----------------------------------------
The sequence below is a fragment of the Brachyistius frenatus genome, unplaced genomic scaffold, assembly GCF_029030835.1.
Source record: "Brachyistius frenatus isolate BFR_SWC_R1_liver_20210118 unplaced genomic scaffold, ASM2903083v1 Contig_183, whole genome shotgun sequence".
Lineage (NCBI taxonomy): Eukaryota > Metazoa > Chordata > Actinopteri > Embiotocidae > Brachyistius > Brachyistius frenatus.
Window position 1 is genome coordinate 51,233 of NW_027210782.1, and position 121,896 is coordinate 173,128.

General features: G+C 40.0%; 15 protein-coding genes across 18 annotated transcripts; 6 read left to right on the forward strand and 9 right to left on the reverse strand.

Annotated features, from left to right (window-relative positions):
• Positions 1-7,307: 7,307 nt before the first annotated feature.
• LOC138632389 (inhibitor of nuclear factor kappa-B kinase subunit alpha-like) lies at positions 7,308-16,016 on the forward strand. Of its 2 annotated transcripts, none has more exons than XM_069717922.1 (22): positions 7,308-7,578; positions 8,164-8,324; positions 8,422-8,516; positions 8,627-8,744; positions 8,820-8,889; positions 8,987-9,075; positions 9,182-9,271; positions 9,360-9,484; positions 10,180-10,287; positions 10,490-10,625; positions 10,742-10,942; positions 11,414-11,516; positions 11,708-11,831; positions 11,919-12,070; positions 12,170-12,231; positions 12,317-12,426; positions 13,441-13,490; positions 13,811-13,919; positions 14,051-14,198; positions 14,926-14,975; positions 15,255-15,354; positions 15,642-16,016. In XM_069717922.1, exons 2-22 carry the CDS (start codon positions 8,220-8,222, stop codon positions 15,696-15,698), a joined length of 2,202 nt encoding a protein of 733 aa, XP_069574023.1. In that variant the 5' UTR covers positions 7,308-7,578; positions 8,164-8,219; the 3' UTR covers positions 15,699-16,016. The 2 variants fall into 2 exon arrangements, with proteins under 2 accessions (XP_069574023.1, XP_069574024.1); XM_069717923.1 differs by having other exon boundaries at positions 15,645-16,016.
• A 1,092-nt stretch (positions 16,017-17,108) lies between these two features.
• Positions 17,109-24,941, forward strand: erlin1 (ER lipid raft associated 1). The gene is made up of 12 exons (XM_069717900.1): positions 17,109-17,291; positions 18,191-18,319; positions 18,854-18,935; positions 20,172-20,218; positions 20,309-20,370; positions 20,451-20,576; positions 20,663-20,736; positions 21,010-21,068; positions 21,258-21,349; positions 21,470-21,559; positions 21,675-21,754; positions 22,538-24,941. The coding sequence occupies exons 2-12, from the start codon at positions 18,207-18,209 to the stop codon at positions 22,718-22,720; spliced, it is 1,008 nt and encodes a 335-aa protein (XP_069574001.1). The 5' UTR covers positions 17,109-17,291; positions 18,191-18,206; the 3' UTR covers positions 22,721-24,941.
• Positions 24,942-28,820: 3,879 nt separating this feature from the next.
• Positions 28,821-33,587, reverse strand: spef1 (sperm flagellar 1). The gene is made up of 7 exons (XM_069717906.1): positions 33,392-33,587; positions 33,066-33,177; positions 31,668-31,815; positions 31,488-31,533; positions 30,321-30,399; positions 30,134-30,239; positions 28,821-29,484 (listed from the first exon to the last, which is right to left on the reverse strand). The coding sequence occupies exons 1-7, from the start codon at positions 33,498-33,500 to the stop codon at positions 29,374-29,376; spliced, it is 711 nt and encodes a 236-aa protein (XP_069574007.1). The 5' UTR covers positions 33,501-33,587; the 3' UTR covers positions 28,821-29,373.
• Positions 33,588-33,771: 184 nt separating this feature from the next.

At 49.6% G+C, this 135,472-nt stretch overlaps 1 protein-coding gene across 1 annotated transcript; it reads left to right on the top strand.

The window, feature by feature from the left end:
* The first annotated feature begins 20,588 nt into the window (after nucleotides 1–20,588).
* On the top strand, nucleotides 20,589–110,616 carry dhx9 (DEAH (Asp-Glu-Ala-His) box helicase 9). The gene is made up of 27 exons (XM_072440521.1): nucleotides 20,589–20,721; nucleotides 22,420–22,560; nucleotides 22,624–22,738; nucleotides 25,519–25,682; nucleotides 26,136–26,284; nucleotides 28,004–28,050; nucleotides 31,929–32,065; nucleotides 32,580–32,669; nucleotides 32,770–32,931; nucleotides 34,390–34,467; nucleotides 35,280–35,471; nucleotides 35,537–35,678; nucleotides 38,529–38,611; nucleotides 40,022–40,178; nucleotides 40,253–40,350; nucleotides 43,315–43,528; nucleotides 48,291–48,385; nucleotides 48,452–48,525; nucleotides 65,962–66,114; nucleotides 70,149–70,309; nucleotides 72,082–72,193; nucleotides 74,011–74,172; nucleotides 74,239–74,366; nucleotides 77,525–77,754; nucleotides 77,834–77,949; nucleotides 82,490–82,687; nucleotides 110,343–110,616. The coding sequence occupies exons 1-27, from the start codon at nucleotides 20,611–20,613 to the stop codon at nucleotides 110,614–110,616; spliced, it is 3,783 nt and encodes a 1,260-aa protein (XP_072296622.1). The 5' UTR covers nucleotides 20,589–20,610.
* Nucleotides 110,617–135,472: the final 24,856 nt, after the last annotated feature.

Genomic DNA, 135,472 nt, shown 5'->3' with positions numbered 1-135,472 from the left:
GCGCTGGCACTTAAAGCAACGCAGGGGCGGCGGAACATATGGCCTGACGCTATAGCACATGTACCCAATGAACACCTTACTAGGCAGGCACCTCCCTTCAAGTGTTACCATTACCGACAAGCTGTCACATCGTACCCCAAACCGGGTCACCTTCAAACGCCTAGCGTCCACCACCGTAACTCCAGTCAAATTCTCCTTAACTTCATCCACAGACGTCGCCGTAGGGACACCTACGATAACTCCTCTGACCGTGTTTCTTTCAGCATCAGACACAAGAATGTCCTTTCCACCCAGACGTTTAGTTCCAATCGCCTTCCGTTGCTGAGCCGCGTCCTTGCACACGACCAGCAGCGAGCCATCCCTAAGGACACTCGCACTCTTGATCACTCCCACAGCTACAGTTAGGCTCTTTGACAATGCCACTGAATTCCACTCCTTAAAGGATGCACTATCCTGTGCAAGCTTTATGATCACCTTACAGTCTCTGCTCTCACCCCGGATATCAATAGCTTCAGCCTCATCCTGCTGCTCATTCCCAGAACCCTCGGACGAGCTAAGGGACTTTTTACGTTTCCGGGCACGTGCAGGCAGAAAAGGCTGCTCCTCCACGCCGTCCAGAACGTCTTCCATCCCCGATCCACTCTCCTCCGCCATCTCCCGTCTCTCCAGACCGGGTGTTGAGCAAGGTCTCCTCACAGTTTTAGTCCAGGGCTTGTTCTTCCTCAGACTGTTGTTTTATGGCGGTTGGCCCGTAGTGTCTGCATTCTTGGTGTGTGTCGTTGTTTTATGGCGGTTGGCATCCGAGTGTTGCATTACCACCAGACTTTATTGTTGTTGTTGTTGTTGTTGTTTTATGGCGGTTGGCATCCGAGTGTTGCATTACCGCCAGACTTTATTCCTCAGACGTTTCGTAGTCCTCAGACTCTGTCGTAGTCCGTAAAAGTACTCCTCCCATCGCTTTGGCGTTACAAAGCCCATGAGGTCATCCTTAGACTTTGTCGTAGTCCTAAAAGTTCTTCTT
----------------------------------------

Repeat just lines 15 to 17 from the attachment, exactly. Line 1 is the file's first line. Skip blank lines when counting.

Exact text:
The window, feature by feature from the left end:
* The first annotated feature begins 20,588 nt into the window (after nucleotides 1–20,588).
* On the top strand, nucleotides 20,589–110,616 carry dhx9 (DEAH (Asp-Glu-Ala-His) box helicase 9). The gene is made up of 27 exons (XM_072440521.1): nucleotides 20,589–20,721; nucleotides 22,420–22,560; nucleotides 22,624–22,738; nucleotides 25,519–25,682; nucleotides 26,136–26,284; nucleotides 28,004–28,050; nucleotides 31,929–32,065; nucleotides 32,580–32,669; nucleotides 32,770–32,931; nucleotides 34,390–34,467; nucleotides 35,280–35,471; nucleotides 35,537–35,678; nucleotides 38,529–38,611; nucleotides 40,022–40,178; nucleotides 40,253–40,350; nucleotides 43,315–43,528; nucleotides 48,291–48,385; nucleotides 48,452–48,525; nucleotides 65,962–66,114; nucleotides 70,149–70,309; nucleotides 72,082–72,193; nucleotides 74,011–74,172; nucleotides 74,239–74,366; nucleotides 77,525–77,754; nucleotides 77,834–77,949; nucleotides 82,490–82,687; nucleotides 110,343–110,616. The coding sequence occupies exons 1-27, from the start codon at nucleotides 20,611–20,613 to the stop codon at nucleotides 110,614–110,616; spliced, it is 3,783 nt and encodes a 1,260-aa protein (XP_072296622.1). The 5' UTR covers nucleotides 20,589–20,610.